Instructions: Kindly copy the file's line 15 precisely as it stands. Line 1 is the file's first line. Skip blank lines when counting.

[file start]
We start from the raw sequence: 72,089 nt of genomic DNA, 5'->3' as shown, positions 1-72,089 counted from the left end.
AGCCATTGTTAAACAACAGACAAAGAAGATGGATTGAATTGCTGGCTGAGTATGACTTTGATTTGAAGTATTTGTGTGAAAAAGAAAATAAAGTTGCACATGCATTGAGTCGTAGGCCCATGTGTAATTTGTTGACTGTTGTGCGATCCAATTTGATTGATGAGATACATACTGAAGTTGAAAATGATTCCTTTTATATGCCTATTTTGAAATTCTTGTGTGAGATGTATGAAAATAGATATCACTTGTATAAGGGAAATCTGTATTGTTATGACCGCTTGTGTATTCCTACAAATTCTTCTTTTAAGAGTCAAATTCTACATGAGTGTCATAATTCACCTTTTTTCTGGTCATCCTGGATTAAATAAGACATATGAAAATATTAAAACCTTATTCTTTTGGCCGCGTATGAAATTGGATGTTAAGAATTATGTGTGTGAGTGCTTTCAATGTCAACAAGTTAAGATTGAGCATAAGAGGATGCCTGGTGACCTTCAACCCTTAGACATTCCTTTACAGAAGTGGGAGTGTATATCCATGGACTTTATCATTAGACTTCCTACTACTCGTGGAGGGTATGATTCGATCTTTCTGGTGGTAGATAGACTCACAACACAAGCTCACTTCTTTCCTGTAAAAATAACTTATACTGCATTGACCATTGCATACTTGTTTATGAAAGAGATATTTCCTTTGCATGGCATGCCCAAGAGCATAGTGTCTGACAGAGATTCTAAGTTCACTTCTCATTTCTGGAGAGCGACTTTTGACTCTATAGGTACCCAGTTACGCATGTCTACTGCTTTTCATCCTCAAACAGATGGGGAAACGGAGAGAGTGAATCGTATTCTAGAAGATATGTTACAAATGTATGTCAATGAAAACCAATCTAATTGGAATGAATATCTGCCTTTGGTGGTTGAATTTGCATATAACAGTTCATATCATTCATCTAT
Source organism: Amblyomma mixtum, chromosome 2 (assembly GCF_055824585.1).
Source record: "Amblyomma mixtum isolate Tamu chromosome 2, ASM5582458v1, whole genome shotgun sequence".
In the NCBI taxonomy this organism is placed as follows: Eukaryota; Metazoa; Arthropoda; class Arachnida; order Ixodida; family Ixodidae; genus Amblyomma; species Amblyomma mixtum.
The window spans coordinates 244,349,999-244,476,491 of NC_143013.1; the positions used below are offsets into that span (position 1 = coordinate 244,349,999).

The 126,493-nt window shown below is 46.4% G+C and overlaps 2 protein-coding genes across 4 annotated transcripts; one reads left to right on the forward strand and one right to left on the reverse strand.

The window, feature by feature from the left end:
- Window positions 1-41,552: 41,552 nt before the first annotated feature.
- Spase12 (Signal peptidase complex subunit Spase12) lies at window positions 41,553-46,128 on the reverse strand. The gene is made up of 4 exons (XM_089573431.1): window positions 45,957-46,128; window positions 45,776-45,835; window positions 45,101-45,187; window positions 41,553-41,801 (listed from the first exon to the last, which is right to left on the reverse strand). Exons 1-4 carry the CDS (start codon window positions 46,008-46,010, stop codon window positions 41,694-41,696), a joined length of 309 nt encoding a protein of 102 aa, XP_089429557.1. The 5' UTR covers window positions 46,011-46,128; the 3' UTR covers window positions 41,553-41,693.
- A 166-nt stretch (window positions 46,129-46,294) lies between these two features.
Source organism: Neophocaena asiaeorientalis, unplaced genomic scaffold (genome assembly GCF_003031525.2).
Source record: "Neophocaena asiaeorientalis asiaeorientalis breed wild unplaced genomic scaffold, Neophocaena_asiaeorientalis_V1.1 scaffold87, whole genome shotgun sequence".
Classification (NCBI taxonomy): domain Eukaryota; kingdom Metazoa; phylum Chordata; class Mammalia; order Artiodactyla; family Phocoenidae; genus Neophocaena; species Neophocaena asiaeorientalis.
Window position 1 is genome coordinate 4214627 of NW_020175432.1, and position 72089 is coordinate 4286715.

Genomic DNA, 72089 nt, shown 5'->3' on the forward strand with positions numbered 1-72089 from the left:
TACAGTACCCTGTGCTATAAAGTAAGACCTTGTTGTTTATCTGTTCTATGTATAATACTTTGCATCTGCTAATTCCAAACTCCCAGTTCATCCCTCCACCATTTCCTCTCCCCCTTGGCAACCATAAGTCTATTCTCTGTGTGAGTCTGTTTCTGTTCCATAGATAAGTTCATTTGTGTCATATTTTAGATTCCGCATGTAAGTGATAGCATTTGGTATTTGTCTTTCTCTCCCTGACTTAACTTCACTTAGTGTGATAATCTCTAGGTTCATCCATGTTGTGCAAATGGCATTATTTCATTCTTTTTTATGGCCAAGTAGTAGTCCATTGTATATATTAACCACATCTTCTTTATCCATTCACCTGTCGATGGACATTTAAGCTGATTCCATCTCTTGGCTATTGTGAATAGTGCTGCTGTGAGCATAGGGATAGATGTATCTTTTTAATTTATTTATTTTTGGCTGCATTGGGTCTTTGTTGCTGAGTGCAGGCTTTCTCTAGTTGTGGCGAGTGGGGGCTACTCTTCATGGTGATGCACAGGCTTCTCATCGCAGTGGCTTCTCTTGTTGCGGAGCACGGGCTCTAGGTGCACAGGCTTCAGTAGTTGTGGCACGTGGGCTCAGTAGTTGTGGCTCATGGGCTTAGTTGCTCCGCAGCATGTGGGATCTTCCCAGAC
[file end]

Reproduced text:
Window position 1 is genome coordinate 4214627 of NW_020175432.1, and position 72089 is coordinate 4286715.